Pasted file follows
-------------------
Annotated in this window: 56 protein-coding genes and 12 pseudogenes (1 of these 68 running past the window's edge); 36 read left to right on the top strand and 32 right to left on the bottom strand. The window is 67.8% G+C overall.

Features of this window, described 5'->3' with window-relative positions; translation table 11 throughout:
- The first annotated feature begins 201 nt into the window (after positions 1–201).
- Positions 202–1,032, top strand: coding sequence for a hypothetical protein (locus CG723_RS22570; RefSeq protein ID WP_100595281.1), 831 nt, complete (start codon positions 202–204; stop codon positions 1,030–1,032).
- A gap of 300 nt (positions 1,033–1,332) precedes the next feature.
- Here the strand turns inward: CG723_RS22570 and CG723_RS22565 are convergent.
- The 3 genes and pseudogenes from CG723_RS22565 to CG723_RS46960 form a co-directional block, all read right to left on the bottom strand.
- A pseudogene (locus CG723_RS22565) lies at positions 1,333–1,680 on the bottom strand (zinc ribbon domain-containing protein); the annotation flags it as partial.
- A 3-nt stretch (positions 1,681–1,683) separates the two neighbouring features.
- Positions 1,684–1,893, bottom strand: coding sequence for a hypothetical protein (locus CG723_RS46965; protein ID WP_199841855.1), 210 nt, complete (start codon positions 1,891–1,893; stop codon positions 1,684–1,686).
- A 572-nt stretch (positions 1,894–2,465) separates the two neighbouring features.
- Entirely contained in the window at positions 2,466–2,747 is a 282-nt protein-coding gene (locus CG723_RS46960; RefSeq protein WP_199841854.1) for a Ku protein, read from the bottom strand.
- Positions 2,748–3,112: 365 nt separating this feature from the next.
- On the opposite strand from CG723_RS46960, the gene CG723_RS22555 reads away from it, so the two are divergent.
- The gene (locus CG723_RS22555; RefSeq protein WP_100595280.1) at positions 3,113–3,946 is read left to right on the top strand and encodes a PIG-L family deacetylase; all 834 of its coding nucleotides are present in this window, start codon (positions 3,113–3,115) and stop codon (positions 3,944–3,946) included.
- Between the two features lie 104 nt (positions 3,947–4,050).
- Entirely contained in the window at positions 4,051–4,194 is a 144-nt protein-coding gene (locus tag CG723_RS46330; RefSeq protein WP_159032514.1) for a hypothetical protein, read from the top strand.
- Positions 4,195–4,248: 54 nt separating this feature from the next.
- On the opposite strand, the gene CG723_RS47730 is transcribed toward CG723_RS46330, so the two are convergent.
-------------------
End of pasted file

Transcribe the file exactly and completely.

Annotated in this window: 56 protein-coding genes and 12 pseudogenes (1 of these 68 running past the window's edge); 36 read left to right on the top strand and 32 right to left on the bottom strand. The window is 67.8% G+C overall.

Features of this window, described 5'->3' with window-relative positions; translation table 11 throughout:
- The first annotated feature begins 201 nt into the window (after positions 1–201).
- Positions 202–1,032, top strand: coding sequence for a hypothetical protein (locus CG723_RS22570; RefSeq protein ID WP_100595281.1), 831 nt, complete (start codon positions 202–204; stop codon positions 1,030–1,032).
- A gap of 300 nt (positions 1,033–1,332) precedes the next feature.
- Here the strand turns inward: CG723_RS22570 and CG723_RS22565 are convergent.
- The 3 genes and pseudogenes from CG723_RS22565 to CG723_RS46960 form a co-directional block, all read right to left on the bottom strand.
- A pseudogene (locus CG723_RS22565) lies at positions 1,333–1,680 on the bottom strand (zinc ribbon domain-containing protein); the annotation flags it as partial.
- A 3-nt stretch (positions 1,681–1,683) separates the two neighbouring features.
- Positions 1,684–1,893, bottom strand: coding sequence for a hypothetical protein (locus CG723_RS46965; protein ID WP_199841855.1), 210 nt, complete (start codon positions 1,891–1,893; stop codon positions 1,684–1,686).
- A 572-nt stretch (positions 1,894–2,465) separates the two neighbouring features.
- Entirely contained in the window at positions 2,466–2,747 is a 282-nt protein-coding gene (locus CG723_RS46960; RefSeq protein WP_199841854.1) for a Ku protein, read from the bottom strand.
- Positions 2,748–3,112: 365 nt separating this feature from the next.
- On the opposite strand from CG723_RS46960, the gene CG723_RS22555 reads away from it, so the two are divergent.
- The gene (locus CG723_RS22555; RefSeq protein WP_100595280.1) at positions 3,113–3,946 is read left to right on the top strand and encodes a PIG-L family deacetylase; all 834 of its coding nucleotides are present in this window, start codon (positions 3,113–3,115) and stop codon (positions 3,944–3,946) included.
- Between the two features lie 104 nt (positions 3,947–4,050).
- Entirely contained in the window at positions 4,051–4,194 is a 144-nt protein-coding gene (locus tag CG723_RS46330; RefSeq protein WP_159032514.1) for a hypothetical protein, read from the top strand.
- Positions 4,195–4,248: 54 nt separating this feature from the next.
- On the opposite strand, the gene CG723_RS47730 is transcribed toward CG723_RS46330, so the two are convergent.